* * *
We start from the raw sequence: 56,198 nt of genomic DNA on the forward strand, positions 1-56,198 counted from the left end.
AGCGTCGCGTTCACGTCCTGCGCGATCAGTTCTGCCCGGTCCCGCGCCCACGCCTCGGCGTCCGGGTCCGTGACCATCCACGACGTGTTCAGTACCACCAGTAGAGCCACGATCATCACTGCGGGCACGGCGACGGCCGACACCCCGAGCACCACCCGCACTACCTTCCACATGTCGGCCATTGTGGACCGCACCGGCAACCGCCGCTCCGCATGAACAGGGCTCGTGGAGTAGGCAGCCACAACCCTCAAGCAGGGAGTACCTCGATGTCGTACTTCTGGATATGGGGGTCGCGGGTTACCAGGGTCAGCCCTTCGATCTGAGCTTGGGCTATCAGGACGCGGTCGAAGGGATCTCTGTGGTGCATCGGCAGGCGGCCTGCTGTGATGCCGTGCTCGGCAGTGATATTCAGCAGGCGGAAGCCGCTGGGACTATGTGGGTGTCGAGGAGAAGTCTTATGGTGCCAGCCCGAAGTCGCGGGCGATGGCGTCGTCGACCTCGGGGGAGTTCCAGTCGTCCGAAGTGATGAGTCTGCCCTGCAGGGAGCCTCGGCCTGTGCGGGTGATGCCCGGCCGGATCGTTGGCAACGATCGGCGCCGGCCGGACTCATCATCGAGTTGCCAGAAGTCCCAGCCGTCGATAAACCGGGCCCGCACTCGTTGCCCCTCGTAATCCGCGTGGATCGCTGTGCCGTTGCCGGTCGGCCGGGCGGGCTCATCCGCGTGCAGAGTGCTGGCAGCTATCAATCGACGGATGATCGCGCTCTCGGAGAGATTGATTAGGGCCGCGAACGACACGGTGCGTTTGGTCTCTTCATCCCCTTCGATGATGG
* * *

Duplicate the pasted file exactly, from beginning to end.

We start from the raw sequence: 56,198 nt of genomic DNA on the forward strand, positions 1-56,198 counted from the left end.
AGCGTCGCGTTCACGTCCTGCGCGATCAGTTCTGCCCGGTCCCGCGCCCACGCCTCGGCGTCCGGGTCCGTGACCATCCACGACGTGTTCAGTACCACCAGTAGAGCCACGATCATCACTGCGGGCACGGCGACGGCCGACACCCCGAGCACCACCCGCACTACCTTCCACATGTCGGCCATTGTGGACCGCACCGGCAACCGCCGCTCCGCATGAACAGGGCTCGTGGAGTAGGCAGCCACAACCCTCAAGCAGGGAGTACCTCGATGTCGTACTTCTGGATATGGGGGTCGCGGGTTACCAGGGTCAGCCCTTCGATCTGAGCTTGGGCTATCAGGACGCGGTCGAAGGGATCTCTGTGGTGCATCGGCAGGCGGCCTGCTGTGATGCCGTGCTCGGCAGTGATATTCAGCAGGCGGAAGCCGCTGGGACTATGTGGGTGTCGAGGAGAAGTCTTATGGTGCCAGCCCGAAGTCGCGGGCGATGGCGTCGTCGACCTCGGGGGAGTTCCAGTCGTCCGAAGTGATGAGTCTGCCCTGCAGGGAGCCTCGGCCTGTGCGGGTGATGCCCGGCCGGATCGTTGGCAACGATCGGCGCCGGCCGGACTCATCATCGAGTTGCCAGAAGTCCCAGCCGTCGATAAACCGGGCCCGCACTCGTTGCCCCTCGTAATCCGCGTGGATCGCTGTGCCGTTGCCGGTCGGCCGGGCGGGCTCATCCGCGTGCAGAGTGCTGGCAGCTATCAATCGACGGATGATCGCGCTCTCGGAGAGATTGATTAGGGCCGCGAACGACACGGTGCGTTTGGTCTCTTCATCCCCTTCGATGATGG